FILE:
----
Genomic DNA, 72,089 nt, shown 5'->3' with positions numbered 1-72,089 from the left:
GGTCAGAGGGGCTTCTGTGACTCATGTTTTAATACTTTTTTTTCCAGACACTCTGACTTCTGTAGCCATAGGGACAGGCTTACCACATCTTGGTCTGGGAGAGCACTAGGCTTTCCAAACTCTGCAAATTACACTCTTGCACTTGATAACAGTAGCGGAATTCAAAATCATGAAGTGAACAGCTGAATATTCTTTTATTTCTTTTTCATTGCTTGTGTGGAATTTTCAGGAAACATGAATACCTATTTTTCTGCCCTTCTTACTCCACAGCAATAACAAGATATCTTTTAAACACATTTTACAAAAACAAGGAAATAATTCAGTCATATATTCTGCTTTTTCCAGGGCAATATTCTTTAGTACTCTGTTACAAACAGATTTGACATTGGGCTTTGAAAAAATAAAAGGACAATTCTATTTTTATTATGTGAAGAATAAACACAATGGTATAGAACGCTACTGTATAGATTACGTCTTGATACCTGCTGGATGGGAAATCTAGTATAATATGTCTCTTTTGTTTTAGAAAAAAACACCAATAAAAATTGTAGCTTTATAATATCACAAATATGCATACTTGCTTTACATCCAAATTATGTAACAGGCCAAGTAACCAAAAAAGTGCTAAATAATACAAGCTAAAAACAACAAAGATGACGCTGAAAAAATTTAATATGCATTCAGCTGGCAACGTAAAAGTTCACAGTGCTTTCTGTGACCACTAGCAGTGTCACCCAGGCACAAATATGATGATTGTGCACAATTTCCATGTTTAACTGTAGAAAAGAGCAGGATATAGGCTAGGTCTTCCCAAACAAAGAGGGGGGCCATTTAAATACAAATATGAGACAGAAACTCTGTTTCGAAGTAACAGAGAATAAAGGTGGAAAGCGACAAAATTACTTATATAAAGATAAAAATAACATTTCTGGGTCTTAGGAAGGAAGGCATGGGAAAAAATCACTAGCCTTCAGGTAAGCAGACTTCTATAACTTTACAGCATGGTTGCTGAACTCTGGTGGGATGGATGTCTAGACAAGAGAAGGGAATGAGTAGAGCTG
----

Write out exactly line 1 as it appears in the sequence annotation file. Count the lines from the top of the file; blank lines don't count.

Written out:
Genomic DNA, 72,089 nt, shown 5'->3' with positions numbered 1-72,089 from the left: